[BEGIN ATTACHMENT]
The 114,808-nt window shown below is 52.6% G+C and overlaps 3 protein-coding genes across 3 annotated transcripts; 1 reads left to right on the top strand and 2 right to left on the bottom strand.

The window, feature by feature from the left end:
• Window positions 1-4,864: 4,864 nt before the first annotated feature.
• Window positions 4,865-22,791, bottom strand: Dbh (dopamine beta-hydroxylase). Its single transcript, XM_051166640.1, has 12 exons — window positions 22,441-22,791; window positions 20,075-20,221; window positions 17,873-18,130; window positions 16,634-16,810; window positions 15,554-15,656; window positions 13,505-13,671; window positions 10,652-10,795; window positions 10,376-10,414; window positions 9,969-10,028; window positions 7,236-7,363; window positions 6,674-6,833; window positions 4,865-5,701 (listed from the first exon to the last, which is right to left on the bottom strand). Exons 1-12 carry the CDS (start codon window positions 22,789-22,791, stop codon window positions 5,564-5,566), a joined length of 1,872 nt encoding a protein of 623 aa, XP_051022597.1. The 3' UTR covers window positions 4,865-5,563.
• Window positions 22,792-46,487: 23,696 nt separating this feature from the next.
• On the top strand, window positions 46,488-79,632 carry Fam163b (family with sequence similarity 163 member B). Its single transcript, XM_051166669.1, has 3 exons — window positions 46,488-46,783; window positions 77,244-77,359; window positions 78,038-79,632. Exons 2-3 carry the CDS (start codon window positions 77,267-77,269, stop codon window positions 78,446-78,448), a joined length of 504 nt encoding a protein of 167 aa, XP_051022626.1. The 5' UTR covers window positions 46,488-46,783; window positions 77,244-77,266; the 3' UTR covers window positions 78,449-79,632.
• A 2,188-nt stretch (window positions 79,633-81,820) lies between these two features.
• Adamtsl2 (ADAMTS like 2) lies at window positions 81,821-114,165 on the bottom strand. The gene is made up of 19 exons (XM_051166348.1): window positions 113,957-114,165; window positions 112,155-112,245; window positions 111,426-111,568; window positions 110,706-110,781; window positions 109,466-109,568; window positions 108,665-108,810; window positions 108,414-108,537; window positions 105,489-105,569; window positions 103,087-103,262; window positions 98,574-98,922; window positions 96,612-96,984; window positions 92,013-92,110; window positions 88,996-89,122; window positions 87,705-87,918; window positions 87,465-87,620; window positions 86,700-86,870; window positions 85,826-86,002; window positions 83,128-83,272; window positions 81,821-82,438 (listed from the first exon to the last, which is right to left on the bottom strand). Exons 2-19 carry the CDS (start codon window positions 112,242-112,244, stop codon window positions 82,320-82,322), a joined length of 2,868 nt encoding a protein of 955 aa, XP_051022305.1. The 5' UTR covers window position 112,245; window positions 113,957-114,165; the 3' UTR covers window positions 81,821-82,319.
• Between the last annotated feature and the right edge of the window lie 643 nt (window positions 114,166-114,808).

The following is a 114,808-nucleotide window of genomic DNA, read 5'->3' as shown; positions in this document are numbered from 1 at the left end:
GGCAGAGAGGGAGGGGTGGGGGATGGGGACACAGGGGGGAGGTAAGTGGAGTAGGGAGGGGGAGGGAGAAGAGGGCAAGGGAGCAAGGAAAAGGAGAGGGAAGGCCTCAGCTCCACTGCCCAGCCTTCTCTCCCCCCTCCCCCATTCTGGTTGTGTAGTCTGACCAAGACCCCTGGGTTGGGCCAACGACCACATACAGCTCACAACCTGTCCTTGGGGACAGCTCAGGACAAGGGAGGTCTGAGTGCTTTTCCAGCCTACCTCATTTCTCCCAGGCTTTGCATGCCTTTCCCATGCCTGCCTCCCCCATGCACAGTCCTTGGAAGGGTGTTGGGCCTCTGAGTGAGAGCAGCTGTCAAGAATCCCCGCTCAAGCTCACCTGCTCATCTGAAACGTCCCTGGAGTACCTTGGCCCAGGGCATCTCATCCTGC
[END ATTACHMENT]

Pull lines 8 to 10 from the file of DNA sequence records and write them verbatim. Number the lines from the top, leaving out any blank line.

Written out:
• Adamtsl2 (ADAMTS like 2) lies at window positions 81,821-114,165 on the bottom strand. The gene is made up of 19 exons (XM_051166348.1): window positions 113,957-114,165; window positions 112,155-112,245; window positions 111,426-111,568; window positions 110,706-110,781; window positions 109,466-109,568; window positions 108,665-108,810; window positions 108,414-108,537; window positions 105,489-105,569; window positions 103,087-103,262; window positions 98,574-98,922; window positions 96,612-96,984; window positions 92,013-92,110; window positions 88,996-89,122; window positions 87,705-87,918; window positions 87,465-87,620; window positions 86,700-86,870; window positions 85,826-86,002; window positions 83,128-83,272; window positions 81,821-82,438 (listed from the first exon to the last, which is right to left on the bottom strand). Exons 2-19 carry the CDS (start codon window positions 112,242-112,244, stop codon window positions 82,320-82,322), a joined length of 2,868 nt encoding a protein of 955 aa, XP_051022305.1. The 5' UTR covers window position 112,245; window positions 113,957-114,165; the 3' UTR covers window positions 81,821-82,319.
• Between the last annotated feature and the right edge of the window lie 643 nt (window positions 114,166-114,808).

The following is a 114,808-nucleotide window of genomic DNA, read 5'->3' as shown; positions in this document are numbered from 1 at the left end: